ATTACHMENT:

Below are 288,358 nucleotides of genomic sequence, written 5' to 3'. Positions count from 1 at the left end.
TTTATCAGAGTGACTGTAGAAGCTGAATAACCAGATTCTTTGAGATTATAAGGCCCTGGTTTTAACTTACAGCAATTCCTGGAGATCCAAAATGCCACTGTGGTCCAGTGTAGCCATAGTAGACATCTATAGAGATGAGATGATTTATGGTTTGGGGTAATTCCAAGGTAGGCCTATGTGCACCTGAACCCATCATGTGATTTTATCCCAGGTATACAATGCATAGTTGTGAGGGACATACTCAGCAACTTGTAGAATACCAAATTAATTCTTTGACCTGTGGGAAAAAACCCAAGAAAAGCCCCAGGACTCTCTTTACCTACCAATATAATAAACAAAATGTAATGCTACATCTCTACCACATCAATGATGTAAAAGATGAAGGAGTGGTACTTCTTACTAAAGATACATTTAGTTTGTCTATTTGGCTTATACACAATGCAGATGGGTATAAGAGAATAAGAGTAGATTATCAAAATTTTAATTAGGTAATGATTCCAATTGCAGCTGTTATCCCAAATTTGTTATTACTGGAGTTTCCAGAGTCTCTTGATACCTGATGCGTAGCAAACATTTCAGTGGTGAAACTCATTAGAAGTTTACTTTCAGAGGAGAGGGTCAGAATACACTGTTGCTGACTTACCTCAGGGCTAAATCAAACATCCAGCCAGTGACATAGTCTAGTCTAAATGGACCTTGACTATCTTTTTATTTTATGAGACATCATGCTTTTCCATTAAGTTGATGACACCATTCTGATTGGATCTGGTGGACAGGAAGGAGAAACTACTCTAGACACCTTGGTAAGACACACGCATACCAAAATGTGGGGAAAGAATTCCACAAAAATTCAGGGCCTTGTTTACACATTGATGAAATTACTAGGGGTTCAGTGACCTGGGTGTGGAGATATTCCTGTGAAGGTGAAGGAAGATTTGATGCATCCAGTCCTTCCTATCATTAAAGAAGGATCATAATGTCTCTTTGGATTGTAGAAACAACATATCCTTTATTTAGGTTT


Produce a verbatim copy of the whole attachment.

Below are 288,358 nucleotides of genomic sequence, written 5' to 3'. Positions count from 1 at the left end.
TTTATCAGAGTGACTGTAGAAGCTGAATAACCAGATTCTTTGAGATTATAAGGCCCTGGTTTTAACTTACAGCAATTCCTGGAGATCCAAAATGCCACTGTGGTCCAGTGTAGCCATAGTAGACATCTATAGAGATGAGATGATTTATGGTTTGGGGTAATTCCAAGGTAGGCCTATGTGCACCTGAACCCATCATGTGATTTTATCCCAGGTATACAATGCATAGTTGTGAGGGACATACTCAGCAACTTGTAGAATACCAAATTAATTCTTTGACCTGTGGGAAAAAACCCAAGAAAAGCCCCAGGACTCTCTTTACCTACCAATATAATAAACAAAATGTAATGCTACATCTCTACCACATCAATGATGTAAAAGATGAAGGAGTGGTACTTCTTACTAAAGATACATTTAGTTTGTCTATTTGGCTTATACACAATGCAGATGGGTATAAGAGAATAAGAGTAGATTATCAAAATTTTAATTAGGTAATGATTCCAATTGCAGCTGTTATCCCAAATTTGTTATTACTGGAGTTTCCAGAGTCTCTTGATACCTGATGCGTAGCAAACATTTCAGTGGTGAAACTCATTAGAAGTTTACTTTCAGAGGAGAGGGTCAGAATACACTGTTGCTGACTTACCTCAGGGCTAAATCAAACATCCAGCCAGTGACATAGTCTAGTCTAAATGGACCTTGACTATCTTTTTATTTTATGAGACATCATGCTTTTCCATTAAGTTGATGACACCATTCTGATTGGATCTGGTGGACAGGAAGGAGAAACTACTCTAGACACCTTGGTAAGACACACGCATACCAAAATGTGGGGAAAGAATTCCACAAAAATTCAGGGCCTTGTTTACACATTGATGAAATTACTAGGGGTTCAGTGACCTGGGTGTGGAGATATTCCTGTGAAGGTGAAGGAAGATTTGATGCATCCAGTCCTTCCTATCATTAAAGAAGGATCATAATGTCTCTTTGGATTGTAGAAACAACATATCCTTTATTTAGGTTT